left turn and got myself tangled up in the loose
gravel that collects at the edge.
Before I realized
what I had done wrong, I had low-sided the GS in a cloud of dust. The impact promptly tore
off the left side case (remember, I bought it used,
thank goodness, online) breaking the mount bracket,
scratching the crash bars, marking up the left valve
cover a little and scratching the daylights out of the
top and side bags.
As the pictures show, the finish
on the new crash bars was removed in places, but I found
no bending or displacement. All in all, I feel the
SW-MOTECH crash bars did a marvelous
job protecting the bike and engine, while suffering
only cosmetic damage.
Since I’m a practitioner of A T G A T T (All The
Gear All The Time), my
Olympia AST jacket and
Motoport Kevlar Police Pants protected my body,
receiving only a light scuffing. It was my ego that
suffered the most injury.
Despite how well we train and practice, unpleasant
things DO happen to us as riders whether on or off
the road. A set of crash-bars can not
only protect your motorcycle from considerable
engine and/or body damage, they can also provide
protection for your legs in the event of a crash.
Beautifully built and finished, the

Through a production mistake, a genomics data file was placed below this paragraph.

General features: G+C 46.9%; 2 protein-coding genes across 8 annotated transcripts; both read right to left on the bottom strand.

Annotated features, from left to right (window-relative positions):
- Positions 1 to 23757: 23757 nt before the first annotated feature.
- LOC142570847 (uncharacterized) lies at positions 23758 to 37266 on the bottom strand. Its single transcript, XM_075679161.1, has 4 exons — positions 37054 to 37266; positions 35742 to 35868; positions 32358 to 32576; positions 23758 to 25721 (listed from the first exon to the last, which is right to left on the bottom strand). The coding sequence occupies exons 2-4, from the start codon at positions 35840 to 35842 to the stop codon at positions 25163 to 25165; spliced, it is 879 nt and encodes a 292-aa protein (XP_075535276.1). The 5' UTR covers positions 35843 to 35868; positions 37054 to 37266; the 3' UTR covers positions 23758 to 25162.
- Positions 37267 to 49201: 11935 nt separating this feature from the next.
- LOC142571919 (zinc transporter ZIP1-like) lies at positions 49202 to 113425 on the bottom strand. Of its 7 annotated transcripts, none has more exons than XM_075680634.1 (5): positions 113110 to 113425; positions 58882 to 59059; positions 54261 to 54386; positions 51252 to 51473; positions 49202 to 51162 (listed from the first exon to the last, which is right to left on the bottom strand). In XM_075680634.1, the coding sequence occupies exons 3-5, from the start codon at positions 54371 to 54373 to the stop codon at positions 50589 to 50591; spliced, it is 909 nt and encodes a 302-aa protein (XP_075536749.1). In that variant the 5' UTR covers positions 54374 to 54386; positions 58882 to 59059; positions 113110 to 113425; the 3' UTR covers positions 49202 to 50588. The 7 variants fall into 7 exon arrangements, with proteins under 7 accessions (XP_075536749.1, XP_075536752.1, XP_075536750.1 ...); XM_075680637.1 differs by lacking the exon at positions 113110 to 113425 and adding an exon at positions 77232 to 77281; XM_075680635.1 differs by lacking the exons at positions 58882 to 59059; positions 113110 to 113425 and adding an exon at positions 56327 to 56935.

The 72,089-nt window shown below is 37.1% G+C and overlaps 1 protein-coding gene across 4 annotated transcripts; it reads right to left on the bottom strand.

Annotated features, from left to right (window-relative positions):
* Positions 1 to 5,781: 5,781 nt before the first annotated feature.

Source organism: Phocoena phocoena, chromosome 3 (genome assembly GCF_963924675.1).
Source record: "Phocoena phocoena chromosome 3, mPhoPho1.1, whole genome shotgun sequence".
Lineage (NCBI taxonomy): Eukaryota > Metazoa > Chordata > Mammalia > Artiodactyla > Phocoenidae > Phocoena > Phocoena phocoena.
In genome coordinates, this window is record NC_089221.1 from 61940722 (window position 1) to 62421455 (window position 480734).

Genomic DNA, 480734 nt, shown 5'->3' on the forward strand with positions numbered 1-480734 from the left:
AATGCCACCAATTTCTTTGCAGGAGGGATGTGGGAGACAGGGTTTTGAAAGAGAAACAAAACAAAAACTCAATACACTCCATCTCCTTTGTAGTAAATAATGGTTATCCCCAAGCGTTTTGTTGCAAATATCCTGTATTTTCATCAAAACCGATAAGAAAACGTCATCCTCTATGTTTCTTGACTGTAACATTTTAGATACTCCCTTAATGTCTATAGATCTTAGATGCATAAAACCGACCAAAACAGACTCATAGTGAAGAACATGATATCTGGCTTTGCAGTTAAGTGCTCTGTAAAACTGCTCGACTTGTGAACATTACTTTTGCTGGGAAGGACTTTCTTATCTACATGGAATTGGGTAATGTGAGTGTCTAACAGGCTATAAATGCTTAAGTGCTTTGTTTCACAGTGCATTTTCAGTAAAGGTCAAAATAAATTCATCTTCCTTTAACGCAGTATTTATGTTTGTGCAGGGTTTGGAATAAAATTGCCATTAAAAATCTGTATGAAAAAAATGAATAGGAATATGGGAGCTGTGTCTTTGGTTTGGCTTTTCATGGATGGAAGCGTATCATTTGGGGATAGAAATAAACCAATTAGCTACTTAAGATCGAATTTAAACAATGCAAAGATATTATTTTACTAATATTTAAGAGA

SW-MOTECH crash bars just look
natural installed on the bike. I know they certainly
saved “Beeker”, my GS, from suffering anything
further than some cosmetic damage. They were well
worth the investment in my opinion.
Stay tuned for more stories about further upgrades to “Beeker”.
Motorcycle Crash Bars
(Germany with worldwide distribution)
||List Price: $189.99 USD;
Mounting instructions for the R1150GS from the SW-MOTECH website
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From "C.P." (4/10): "As is usual
with me, I've just found the write up about
installing the bars on a BMW R1150GS, AFTER I've
spent an hour or two this afternoon fitting a set to
my own GS.
Wish I'd taken the time
to search this nugget of information out beforehand,
as it would have saved me a bit of head scratching
You are right on the
money about the lack of clarity and guidance from
the SW instructions, but like wise, I checked off
all the fasteners according to the list and did a
dry fit/assembly on the floor before committing to
Now they are on, the
bike does look a lot better with them, and I feel a
lot happier with the peace of mind they provide.
Well done on a very useful and helpful article."